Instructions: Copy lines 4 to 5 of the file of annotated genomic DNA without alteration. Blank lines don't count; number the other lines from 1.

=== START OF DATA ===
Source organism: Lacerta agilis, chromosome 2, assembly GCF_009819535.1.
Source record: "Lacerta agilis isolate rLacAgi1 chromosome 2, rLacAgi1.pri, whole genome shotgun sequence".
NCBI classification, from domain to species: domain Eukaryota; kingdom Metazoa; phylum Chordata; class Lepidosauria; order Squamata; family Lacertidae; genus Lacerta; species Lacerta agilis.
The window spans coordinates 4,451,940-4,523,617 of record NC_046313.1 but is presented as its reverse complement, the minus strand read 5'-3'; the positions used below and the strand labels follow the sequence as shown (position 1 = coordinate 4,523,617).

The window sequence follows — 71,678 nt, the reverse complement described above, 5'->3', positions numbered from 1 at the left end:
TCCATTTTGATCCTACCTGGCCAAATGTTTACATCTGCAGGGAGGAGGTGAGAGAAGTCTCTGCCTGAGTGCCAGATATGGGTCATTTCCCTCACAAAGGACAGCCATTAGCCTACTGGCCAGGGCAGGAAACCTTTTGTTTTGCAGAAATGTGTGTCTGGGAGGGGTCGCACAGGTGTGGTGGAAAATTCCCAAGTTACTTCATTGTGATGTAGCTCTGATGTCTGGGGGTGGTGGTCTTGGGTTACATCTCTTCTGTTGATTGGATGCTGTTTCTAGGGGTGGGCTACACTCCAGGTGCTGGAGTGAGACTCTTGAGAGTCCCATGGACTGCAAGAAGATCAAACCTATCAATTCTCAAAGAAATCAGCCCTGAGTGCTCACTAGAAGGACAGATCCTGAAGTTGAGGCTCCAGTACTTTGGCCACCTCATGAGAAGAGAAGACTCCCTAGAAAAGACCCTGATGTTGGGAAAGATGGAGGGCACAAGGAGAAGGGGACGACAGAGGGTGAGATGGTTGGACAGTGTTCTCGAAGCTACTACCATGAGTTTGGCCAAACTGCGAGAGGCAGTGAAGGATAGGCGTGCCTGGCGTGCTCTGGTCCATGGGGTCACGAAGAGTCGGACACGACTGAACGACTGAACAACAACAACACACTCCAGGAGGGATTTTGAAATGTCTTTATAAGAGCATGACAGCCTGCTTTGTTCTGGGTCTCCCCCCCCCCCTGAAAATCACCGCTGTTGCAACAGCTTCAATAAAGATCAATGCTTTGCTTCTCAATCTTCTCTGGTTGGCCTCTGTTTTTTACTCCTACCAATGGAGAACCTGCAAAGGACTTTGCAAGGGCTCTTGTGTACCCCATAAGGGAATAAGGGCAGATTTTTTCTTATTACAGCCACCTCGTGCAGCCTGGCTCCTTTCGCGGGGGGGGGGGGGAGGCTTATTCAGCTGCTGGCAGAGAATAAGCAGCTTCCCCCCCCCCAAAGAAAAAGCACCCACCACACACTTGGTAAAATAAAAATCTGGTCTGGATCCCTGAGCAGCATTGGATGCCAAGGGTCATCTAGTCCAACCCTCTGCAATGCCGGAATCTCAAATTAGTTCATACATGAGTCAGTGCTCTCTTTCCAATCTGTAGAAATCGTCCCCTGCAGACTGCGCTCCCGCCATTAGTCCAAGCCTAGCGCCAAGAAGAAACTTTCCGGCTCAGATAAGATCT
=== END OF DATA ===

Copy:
The window spans coordinates 4,451,940-4,523,617 of record NC_046313.1 but is presented as its reverse complement, the minus strand read 5'-3'; the positions used below and the strand labels follow the sequence as shown (position 1 = coordinate 4,523,617).

The window sequence follows — 71,678 nt, the reverse complement described above, 5'->3', positions numbered from 1 at the left end: